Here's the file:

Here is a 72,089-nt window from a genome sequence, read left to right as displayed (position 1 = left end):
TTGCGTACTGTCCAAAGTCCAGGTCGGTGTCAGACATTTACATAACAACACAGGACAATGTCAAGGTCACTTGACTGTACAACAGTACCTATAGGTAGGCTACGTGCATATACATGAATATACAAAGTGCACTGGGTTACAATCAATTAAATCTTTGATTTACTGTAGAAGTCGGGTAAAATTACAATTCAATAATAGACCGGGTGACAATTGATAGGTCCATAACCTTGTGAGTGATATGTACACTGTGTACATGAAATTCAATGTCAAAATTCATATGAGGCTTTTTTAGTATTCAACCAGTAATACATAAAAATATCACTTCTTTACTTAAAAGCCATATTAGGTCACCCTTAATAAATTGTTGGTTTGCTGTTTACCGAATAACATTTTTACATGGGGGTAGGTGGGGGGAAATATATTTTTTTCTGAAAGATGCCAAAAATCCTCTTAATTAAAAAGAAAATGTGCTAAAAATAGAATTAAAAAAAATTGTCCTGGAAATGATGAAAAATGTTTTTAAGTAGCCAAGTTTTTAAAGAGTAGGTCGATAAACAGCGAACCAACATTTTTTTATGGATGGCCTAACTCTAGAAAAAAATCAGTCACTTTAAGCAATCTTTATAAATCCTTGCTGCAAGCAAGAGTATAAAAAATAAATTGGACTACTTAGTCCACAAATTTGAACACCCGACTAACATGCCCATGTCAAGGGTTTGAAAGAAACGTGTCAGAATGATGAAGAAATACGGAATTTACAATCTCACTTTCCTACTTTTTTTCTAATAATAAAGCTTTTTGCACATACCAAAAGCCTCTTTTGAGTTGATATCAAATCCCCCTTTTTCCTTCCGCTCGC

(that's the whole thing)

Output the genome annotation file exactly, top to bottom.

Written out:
Here is a 72,089-nt window from a genome sequence, read left to right as displayed (position 1 = left end):
TTGCGTACTGTCCAAAGTCCAGGTCGGTGTCAGACATTTACATAACAACACAGGACAATGTCAAGGTCACTTGACTGTACAACAGTACCTATAGGTAGGCTACGTGCATATACATGAATATACAAAGTGCACTGGGTTACAATCAATTAAATCTTTGATTTACTGTAGAAGTCGGGTAAAATTACAATTCAATAATAGACCGGGTGACAATTGATAGGTCCATAACCTTGTGAGTGATATGTACACTGTGTACATGAAATTCAATGTCAAAATTCATATGAGGCTTTTTTAGTATTCAACCAGTAATACATAAAAATATCACTTCTTTACTTAAAAGCCATATTAGGTCACCCTTAATAAATTGTTGGTTTGCTGTTTACCGAATAACATTTTTACATGGGGGTAGGTGGGGGGAAATATATTTTTTTCTGAAAGATGCCAAAAATCCTCTTAATTAAAAAGAAAATGTGCTAAAAATAGAATTAAAAAAAATTGTCCTGGAAATGATGAAAAATGTTTTTAAGTAGCCAAGTTTTTAAAGAGTAGGTCGATAAACAGCGAACCAACATTTTTTTATGGATGGCCTAACTCTAGAAAAAAATCAGTCACTTTAAGCAATCTTTATAAATCCTTGCTGCAAGCAAGAGTATAAAAAATAAATTGGACTACTTAGTCCACAAATTTGAACACCCGACTAACATGCCCATGTCAAGGGTTTGAAAGAAACGTGTCAGAATGATGAAGAAATACGGAATTTACAATCTCACTTTCCTACTTTTTTTCTAATAATAAAGCTTTTTGCACATACCAAAAGCCTCTTTTGAGTTGATATCAAATCCCCCTTTTTCCTTCCGCTCGC